Public Release: 

Injury death rate for Canadian farm children aged 1-6 higher than national average

National statistics reveal alarming pattern of avoidable deaths, says Queen's researcher

Queen's University

The injury death rate for young children who live on farms is almost twice that for all young children in Canada, according to a study released today by the Canadian Agricultural Injury Surveillance Program (CAISP), a national initiative coordinated from Queen's that monitors and identifies farm injury patterns.

The study, which spans a period from 1990 to 2000, shows an average of 10 children aged 1-6 die in accidents each year on Canadian farms and that many others have serious injuries requiring hospitalization. Most significantly, the study reveals a pattern in the types of child-related farm accidents across Canada, a finding that could eventually help reduce the frequency and severity of child-related farm injuries.

"Our data show that just three causes of injury in young children account for three quarters of all fatalities: a child bystander being run over by farm machinery, a child being an extra rider on a tractor and then being run over after falling from the machine, and a child drowning," says Dr. Robert Brison, Director of the CAISP and professor of Emergency Medicine at Queen's University. "In the 'run over' fatalities, these tragedies are made more difficult by the fact that it is generally the parent who is the driver running over the child."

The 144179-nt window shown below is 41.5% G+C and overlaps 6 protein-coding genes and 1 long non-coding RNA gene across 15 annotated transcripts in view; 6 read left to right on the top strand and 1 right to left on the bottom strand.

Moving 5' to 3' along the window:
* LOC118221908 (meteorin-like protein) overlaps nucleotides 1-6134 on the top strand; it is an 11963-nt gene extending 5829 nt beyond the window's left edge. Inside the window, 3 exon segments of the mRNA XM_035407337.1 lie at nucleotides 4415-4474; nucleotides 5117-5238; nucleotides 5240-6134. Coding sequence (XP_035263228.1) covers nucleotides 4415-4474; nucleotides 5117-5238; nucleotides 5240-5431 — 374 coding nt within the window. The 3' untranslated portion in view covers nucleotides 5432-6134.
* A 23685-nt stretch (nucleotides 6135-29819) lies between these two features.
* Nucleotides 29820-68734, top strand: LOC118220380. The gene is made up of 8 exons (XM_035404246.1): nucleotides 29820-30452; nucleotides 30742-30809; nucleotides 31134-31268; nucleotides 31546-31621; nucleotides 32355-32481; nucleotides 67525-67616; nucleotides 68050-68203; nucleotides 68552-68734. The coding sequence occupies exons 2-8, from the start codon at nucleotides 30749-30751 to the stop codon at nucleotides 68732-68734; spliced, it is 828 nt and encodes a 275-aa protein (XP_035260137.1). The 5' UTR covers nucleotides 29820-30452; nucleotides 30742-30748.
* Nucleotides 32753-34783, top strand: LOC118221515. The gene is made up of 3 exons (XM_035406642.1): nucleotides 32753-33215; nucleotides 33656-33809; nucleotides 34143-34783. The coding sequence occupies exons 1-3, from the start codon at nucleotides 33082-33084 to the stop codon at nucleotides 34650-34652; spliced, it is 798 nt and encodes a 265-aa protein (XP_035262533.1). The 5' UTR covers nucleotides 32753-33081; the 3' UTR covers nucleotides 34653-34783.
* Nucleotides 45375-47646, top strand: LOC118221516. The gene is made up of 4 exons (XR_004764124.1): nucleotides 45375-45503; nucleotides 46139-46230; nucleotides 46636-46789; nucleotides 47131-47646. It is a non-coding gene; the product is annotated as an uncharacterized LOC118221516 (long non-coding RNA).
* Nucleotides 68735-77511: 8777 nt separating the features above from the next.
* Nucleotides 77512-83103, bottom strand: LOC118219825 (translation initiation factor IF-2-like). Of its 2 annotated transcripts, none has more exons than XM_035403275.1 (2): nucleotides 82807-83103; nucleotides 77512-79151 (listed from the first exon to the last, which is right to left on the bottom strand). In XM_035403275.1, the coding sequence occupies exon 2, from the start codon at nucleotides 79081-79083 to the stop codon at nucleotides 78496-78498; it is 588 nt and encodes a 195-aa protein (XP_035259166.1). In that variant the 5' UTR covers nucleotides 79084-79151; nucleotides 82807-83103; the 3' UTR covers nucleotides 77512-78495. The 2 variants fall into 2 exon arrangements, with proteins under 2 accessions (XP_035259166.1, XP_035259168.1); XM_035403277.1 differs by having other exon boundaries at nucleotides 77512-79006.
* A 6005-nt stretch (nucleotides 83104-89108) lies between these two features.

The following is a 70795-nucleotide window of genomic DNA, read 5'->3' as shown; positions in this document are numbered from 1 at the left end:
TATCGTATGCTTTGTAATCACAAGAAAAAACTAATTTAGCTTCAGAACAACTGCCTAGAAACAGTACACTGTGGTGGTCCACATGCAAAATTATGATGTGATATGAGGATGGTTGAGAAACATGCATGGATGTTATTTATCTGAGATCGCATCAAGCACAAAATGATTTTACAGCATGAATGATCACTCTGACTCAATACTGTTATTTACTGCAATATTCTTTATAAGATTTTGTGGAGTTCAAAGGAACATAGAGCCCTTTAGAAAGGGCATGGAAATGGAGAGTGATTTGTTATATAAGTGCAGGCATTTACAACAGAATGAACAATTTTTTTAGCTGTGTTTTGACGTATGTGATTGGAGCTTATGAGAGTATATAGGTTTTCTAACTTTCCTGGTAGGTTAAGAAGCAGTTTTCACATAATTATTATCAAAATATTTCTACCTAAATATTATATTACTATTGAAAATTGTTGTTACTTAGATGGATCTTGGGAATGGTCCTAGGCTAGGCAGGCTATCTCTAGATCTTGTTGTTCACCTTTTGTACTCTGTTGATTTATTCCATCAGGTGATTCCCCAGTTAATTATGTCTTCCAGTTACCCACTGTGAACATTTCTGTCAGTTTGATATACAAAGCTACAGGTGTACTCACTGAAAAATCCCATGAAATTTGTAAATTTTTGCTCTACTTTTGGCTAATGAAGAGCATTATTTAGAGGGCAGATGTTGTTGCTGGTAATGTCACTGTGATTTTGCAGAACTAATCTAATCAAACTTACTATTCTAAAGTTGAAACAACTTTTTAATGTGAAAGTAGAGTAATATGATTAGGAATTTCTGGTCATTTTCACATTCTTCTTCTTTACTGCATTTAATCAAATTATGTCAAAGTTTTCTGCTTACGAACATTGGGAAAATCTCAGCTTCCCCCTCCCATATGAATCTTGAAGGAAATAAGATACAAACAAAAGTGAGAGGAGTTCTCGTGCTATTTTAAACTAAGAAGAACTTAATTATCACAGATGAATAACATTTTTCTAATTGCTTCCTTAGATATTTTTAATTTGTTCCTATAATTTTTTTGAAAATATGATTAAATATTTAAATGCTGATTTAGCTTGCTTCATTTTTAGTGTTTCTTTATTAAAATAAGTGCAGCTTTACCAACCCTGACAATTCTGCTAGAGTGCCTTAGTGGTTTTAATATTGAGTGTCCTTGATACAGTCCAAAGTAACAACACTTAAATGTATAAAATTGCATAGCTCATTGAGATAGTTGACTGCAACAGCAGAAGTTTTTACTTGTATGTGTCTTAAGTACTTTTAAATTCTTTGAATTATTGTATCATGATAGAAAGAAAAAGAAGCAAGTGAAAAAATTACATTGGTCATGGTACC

"When these tragic events occur, I think they are seen as freak accidents," notes Dr. Brison. "But in our data we are seeing the same patterns of injury occur repeatedly across the country. We believe these deaths are fully preventable."

"Through our Coroner's investigations we are aware of the tragic number of young children who are killed each year on Ontario farms," says Dr. Barry McLellan, Deputy Chief Coroner of Ontario. "The CAISP's findings will help the farming industry create new strategies and guidelines for preventing childhood agricultural injuries and help make farms a safer place for everyone."

Dr. Brison recommends that very young children never be permitted to enter farm worksites; that safe play areas, separate from the work site, be set aside as part of the farm residence; and that other feasible methods of providing child care for young children be developed in farming communities.

"The farming community needs to recognize the importance of workplace hazards to very young children and be supported in finding solutions to protect children," says Dr. Brison.

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The Canadian Agricultural Injury Surveillance Program (CAISP) is a national program funded by the Canadian Agriculture Safety Association (CASA). CAISP is a collaborative program run by organizations from across Canada. It is coordinated from a national office at Queen's University in Kingston, Ontario. The people and organizations that contribute to CAISP include representation from researchers, government agencies, and the agricultural industry.

For a complete list of major findings and CAISP reports on agricultural injury occurrence: www.CAISP.ca

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